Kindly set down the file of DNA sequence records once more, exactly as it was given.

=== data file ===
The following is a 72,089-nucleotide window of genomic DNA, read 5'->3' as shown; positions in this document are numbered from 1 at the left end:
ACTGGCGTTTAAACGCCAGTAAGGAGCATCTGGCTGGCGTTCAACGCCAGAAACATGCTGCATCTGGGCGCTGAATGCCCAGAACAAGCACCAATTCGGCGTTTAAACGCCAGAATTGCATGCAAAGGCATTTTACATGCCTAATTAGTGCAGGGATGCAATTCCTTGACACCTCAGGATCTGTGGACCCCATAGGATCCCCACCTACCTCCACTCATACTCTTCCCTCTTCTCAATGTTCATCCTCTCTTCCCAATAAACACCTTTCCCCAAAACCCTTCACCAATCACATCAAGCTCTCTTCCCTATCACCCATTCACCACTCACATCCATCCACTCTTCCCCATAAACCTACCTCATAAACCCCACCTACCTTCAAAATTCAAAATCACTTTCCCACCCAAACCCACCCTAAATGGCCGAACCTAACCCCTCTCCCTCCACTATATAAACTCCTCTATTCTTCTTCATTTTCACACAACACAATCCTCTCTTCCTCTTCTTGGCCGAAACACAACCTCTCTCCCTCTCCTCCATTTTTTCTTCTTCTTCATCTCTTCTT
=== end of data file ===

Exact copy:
The following is a 72,089-nucleotide window of genomic DNA, read 5'->3' as shown; positions in this document are numbered from 1 at the left end:
ACTGGCGTTTAAACGCCAGTAAGGAGCATCTGGCTGGCGTTCAACGCCAGAAACATGCTGCATCTGGGCGCTGAATGCCCAGAACAAGCACCAATTCGGCGTTTAAACGCCAGAATTGCATGCAAAGGCATTTTACATGCCTAATTAGTGCAGGGATGCAATTCCTTGACACCTCAGGATCTGTGGACCCCATAGGATCCCCACCTACCTCCACTCATACTCTTCCCTCTTCTCAATGTTCATCCTCTCTTCCCAATAAACACCTTTCCCCAAAACCCTTCACCAATCACATCAAGCTCTCTTCCCTATCACCCATTCACCACTCACATCCATCCACTCTTCCCCATAAACCTACCTCATAAACCCCACCTACCTTCAAAATTCAAAATCACTTTCCCACCCAAACCCACCCTAAATGGCCGAACCTAACCCCTCTCCCTCCACTATATAAACTCCTCTATTCTTCTTCATTTTCACACAACACAATCCTCTCTTCCTCTTCTTGGCCGAAACACAACCTCTCTCCCTCTCCTCCATTTTTTCTTCTTCTTCATCTCTTCTT